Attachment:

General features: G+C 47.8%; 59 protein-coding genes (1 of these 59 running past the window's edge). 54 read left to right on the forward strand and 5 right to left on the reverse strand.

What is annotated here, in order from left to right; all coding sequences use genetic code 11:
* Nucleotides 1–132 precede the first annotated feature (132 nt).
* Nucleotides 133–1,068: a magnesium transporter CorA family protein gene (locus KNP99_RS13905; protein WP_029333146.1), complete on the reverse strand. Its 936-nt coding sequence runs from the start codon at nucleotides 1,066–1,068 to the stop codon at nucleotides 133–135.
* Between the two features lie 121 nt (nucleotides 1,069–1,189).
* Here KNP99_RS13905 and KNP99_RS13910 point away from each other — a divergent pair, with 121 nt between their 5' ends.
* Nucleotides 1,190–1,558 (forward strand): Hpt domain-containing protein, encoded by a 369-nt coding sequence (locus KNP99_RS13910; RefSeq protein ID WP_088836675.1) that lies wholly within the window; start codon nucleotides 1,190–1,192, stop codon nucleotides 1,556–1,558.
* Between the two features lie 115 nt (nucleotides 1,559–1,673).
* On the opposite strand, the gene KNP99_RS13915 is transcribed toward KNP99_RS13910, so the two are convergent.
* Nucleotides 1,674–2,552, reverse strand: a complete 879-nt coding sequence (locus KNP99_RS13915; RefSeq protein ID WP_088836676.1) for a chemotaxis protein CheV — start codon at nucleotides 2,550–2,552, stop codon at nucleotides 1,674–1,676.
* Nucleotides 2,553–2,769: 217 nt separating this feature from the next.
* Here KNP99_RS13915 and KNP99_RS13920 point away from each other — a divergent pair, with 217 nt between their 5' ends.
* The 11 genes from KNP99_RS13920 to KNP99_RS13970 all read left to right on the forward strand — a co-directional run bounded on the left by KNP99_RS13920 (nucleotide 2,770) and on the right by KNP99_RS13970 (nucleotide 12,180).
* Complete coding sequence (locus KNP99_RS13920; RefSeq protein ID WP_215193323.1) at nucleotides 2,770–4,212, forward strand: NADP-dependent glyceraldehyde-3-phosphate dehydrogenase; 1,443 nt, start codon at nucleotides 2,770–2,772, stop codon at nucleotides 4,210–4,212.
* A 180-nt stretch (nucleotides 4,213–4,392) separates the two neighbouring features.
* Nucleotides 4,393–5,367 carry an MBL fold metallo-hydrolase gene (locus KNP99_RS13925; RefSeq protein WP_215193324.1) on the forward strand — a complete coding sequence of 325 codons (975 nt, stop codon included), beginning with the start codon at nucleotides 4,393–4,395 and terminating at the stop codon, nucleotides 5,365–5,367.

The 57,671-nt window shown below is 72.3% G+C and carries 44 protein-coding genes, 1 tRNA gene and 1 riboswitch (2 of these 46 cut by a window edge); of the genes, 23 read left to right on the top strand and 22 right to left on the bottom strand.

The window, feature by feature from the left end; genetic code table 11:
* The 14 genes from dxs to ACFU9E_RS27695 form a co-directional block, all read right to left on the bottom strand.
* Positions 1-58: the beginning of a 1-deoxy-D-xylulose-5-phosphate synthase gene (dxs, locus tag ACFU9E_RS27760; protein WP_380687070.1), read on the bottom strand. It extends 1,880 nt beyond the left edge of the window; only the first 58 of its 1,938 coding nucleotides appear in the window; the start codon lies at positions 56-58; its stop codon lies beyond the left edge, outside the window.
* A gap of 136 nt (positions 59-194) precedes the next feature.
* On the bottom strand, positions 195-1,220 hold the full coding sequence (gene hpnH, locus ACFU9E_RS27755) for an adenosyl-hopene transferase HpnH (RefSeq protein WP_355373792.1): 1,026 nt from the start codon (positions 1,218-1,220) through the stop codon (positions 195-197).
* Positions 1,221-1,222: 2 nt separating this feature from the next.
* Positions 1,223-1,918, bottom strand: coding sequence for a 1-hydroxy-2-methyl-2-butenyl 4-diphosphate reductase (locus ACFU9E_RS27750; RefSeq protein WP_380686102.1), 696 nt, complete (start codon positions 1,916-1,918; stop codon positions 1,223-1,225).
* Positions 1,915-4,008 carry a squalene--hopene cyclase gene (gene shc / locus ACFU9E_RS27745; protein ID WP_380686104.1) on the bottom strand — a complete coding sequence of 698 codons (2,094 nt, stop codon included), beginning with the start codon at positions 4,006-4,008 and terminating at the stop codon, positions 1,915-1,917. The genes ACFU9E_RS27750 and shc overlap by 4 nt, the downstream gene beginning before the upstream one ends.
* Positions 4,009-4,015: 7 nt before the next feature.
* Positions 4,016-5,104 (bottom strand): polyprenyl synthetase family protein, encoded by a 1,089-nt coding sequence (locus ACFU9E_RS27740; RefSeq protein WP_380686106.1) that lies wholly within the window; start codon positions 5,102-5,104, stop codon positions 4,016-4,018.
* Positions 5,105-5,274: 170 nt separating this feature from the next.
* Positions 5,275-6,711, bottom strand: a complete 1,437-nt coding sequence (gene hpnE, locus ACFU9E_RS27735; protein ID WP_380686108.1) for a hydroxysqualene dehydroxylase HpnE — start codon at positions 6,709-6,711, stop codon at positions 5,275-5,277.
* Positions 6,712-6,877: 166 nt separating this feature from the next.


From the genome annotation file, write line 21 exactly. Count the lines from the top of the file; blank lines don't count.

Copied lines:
* A gap of 136 nt (positions 59-194) precedes the next feature.